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NSW safety laws tighten obligations to address psychosocial hazards in the workplace

Under work health safety legislation, persons conducting a business or undertaking have an obligation to ensure, so far as reasonably practicable, the health and safety of workers while at work.

Under work health safety legislation, persons conducting a business or undertaking (PCBU) have an obligation to ensure, so far as reasonably practicable, the health and safety of workers while at work.

There is now no doubt that employees can suffer psychological injuries in the workplace. Safe Work Australia’s report, ‘Australian Workers’ Compensation Statistics 2019-2020’ (the Report) indicates that injuries caused by mental stress constituted 8% of serious claims for the 2019-2020 period (up from 6.3%for the 2016-2017 period). The Report also provides that mental stress claims also have the longest median time lost (at 27 weeks) and the highest median compensation paid (at $46,000).

Given the real risk of injury which may be caused by psychosocial hazards, there has been an increased focus by safety regulators on updating employer obligations to manage hazards and risks in the workplace which may cause psychological injuries.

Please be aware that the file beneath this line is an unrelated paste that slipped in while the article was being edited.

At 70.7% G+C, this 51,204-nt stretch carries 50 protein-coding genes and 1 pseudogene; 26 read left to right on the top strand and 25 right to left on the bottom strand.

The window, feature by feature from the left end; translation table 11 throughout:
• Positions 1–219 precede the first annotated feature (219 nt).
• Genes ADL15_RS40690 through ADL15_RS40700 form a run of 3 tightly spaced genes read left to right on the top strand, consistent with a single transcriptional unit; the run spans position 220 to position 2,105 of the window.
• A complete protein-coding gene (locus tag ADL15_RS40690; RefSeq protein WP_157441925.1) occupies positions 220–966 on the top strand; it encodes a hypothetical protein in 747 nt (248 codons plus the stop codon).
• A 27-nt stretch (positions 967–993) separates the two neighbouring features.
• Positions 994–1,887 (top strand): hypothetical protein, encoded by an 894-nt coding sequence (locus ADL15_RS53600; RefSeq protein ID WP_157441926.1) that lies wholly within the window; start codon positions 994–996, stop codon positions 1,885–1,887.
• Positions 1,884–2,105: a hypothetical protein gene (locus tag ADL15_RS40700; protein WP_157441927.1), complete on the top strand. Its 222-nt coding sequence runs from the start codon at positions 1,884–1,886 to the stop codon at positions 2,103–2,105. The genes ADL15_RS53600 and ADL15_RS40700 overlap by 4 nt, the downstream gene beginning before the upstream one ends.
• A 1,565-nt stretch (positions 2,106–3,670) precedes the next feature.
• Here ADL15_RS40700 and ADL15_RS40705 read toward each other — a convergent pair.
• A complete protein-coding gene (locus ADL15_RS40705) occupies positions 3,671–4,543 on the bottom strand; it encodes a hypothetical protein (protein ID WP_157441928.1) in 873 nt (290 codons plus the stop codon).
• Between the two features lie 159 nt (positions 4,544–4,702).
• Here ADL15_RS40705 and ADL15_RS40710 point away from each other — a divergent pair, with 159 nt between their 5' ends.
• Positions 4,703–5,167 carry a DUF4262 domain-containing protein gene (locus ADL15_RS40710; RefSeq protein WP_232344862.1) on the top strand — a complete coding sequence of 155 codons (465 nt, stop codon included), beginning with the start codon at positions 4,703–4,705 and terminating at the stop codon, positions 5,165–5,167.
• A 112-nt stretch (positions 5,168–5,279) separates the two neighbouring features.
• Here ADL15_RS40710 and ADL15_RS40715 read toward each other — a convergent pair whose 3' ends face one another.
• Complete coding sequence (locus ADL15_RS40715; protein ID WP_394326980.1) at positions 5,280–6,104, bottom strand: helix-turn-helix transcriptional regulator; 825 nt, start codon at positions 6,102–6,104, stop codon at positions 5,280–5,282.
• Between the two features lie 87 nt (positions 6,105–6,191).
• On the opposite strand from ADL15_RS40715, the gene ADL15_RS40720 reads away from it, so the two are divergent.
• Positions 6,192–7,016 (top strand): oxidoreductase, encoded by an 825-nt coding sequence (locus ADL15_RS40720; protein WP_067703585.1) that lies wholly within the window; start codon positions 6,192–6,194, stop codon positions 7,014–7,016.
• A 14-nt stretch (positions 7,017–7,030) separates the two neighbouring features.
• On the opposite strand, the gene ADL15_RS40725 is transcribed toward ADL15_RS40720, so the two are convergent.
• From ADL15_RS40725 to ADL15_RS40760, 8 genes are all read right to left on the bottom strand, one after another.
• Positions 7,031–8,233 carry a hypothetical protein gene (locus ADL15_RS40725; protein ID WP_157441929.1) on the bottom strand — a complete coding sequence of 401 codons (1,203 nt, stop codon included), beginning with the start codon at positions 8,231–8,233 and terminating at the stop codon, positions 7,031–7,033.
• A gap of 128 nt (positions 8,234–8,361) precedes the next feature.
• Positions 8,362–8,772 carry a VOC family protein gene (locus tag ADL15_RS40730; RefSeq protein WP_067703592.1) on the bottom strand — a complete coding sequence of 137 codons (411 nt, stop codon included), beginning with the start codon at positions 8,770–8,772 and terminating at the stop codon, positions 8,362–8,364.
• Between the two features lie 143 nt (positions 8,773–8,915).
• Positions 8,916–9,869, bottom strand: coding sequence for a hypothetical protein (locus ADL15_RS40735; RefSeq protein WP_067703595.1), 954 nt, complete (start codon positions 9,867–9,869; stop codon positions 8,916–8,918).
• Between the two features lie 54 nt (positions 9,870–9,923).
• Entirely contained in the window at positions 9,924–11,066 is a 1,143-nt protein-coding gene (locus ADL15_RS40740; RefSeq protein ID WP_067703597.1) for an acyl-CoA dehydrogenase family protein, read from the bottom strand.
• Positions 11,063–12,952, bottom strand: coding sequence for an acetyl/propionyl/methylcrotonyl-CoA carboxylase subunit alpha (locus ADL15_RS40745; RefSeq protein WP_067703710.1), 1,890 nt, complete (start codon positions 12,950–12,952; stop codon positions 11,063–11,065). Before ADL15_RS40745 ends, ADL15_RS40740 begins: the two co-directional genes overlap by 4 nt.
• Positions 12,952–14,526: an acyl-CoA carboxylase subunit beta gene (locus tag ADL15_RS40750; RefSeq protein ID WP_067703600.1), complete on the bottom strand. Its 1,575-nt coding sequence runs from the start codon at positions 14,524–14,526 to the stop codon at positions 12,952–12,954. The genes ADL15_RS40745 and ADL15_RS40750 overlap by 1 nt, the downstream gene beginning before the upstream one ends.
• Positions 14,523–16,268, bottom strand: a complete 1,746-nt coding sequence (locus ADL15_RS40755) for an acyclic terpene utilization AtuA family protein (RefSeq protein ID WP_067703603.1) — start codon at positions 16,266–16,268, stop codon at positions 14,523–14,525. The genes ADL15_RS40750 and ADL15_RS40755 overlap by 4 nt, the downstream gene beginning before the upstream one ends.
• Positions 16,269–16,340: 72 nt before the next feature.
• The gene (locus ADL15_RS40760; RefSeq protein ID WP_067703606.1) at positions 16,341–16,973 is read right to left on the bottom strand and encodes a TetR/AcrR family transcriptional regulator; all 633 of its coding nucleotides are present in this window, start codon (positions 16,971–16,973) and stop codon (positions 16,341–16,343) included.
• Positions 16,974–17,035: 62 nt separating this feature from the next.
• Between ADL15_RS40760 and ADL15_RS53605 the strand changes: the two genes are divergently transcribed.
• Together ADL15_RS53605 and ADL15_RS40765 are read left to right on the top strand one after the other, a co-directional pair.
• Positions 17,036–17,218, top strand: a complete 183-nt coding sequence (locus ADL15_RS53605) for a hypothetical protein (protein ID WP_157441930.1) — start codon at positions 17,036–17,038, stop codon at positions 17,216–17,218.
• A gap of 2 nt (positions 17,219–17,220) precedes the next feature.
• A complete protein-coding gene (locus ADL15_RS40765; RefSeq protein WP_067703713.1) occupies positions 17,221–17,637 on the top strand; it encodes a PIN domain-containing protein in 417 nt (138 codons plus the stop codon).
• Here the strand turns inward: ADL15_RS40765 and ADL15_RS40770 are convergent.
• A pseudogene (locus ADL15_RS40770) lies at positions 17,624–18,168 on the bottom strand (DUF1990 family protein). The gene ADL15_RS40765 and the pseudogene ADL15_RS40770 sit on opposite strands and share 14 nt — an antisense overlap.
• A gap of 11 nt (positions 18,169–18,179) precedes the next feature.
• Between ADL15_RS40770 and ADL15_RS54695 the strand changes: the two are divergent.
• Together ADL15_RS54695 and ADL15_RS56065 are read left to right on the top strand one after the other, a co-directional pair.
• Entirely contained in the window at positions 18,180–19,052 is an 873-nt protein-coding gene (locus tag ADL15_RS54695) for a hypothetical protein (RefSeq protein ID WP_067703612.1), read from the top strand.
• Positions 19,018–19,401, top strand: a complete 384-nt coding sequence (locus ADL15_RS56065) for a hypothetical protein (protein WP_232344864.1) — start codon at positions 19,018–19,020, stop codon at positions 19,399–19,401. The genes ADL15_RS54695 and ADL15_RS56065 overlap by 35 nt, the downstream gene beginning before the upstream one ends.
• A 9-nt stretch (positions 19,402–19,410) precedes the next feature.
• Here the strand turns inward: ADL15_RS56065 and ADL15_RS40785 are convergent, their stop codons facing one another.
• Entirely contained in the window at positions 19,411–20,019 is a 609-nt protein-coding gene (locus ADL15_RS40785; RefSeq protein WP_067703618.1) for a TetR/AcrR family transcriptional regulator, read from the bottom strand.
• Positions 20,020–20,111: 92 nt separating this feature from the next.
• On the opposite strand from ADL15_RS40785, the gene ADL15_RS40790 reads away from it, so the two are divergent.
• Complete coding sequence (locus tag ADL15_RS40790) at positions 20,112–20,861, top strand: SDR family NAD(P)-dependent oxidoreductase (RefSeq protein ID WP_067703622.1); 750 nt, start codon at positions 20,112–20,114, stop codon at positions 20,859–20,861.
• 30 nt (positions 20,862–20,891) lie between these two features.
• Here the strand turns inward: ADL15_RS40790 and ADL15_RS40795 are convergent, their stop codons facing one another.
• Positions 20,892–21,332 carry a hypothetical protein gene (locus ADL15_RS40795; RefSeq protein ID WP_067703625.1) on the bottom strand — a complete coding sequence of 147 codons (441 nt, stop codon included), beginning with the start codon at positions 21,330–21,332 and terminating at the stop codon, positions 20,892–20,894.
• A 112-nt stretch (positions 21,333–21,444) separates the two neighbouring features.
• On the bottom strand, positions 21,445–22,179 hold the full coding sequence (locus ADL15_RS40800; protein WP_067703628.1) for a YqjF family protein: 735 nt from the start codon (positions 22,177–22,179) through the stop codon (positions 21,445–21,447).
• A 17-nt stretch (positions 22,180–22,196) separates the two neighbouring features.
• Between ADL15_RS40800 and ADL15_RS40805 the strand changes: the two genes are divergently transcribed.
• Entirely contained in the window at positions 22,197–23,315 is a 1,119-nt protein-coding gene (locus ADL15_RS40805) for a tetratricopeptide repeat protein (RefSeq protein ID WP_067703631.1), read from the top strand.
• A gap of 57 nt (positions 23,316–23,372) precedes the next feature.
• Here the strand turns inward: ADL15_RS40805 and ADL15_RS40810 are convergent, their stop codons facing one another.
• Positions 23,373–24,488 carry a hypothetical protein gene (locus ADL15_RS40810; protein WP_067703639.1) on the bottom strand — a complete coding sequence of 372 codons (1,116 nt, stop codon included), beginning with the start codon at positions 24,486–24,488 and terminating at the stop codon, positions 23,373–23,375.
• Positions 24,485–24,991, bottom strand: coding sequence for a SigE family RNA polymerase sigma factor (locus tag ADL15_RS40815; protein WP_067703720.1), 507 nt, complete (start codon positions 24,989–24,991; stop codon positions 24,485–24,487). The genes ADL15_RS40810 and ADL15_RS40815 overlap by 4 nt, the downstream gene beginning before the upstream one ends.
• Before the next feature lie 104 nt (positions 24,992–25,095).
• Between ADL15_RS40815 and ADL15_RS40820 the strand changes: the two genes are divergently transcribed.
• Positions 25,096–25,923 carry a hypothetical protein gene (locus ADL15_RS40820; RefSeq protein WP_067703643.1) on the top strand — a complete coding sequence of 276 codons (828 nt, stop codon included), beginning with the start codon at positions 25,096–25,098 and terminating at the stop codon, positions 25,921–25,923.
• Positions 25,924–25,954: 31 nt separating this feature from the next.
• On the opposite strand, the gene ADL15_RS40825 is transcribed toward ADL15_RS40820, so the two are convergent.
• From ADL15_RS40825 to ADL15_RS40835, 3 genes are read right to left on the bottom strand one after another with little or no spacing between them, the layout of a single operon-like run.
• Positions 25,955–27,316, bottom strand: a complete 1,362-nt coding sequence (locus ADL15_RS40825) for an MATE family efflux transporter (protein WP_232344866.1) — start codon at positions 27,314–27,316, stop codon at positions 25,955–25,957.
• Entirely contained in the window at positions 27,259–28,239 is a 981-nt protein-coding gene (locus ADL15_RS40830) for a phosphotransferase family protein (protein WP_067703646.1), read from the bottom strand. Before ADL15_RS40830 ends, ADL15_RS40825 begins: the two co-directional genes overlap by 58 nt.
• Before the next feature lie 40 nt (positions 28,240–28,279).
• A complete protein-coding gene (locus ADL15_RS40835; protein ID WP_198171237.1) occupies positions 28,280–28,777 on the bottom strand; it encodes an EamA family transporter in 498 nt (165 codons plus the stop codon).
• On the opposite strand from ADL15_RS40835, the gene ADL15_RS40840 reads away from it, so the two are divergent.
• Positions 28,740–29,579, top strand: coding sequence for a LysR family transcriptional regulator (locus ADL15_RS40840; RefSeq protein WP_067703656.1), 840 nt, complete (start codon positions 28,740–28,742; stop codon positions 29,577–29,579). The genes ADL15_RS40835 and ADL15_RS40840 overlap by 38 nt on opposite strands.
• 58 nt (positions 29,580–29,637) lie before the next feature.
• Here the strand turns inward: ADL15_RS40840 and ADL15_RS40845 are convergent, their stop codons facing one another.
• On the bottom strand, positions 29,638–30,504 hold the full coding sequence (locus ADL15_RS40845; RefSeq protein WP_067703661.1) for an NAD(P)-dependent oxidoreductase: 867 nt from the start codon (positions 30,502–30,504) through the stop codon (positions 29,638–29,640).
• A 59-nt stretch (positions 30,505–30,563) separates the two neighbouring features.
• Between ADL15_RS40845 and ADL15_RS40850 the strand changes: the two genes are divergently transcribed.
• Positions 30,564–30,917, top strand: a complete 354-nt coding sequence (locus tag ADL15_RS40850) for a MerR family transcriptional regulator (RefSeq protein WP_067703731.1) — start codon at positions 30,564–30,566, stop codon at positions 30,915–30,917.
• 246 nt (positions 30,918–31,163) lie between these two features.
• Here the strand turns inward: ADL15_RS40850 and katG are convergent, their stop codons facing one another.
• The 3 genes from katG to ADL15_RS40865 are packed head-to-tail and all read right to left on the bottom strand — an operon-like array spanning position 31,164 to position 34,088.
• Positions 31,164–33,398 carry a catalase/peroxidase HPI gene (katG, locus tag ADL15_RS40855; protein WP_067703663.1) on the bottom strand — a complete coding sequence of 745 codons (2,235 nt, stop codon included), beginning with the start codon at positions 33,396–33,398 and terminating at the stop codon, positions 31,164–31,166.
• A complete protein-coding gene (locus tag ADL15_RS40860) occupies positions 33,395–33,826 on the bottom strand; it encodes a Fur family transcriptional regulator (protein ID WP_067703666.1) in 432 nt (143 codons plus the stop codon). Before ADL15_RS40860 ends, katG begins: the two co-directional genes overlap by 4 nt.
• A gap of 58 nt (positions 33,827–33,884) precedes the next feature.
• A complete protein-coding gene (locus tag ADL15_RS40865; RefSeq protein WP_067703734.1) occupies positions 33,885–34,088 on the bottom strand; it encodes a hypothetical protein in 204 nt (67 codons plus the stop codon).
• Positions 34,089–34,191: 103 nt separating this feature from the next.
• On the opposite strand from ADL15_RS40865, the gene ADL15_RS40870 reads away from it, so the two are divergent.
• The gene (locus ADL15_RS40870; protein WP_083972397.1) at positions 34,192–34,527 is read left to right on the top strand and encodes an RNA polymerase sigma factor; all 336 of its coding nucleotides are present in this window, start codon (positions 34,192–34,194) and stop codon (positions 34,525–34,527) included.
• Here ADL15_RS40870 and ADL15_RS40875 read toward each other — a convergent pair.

In May 2021, SafeWork NSW released the Code of Practice for ‘Managing Psychosocial Hazards at Work’ (the Code) which provided guidance to employers in relation to common psychosocial hazards and the management of psychosocial hazards and risks in the workplace. This was followed up by the recent amendments to the Work Health Safety Regulation 2017 (WHS Regulation).

The WHS Regulation requires employers in NSW to implement control measures to eliminate or minimise psychosocial risks so far as is reasonably practicable. Psychosocial hazards which give rise to risks are defined as hazards which:

(a)  arise from or relates to the design or management of work, or work environment, or plant or workplace interactions or behaviours; and

(b)  may cause psychological harm, whether or not it may also cause physical harm.

The Code identifies common psychosocial hazards to include:

  • high workloads or job demands;  
  • exposure to traumatic events;
  • conflict or poor workplace relationships;
  • poor support from supervisors or managers;
  • bullying;
  • harassment (including sexual harassment);
  • poor procedural justice; or
  • poor consultation of organisational change.

Employers in NSW should now conduct a risk assessment in all their workplaces (and perhaps even down to specific departments and teams) to identify psychosocial risks and implement control measures to control the risks.

Information provided in this news alert is not legal advice and should not be relied upon as such. Workplace Law does not accept liability for any loss or damage arising from reliance on the content of this blog, or from links on this website to any external website. Where applicable, liability is limited by a scheme approved under Professional Standards Legislation.

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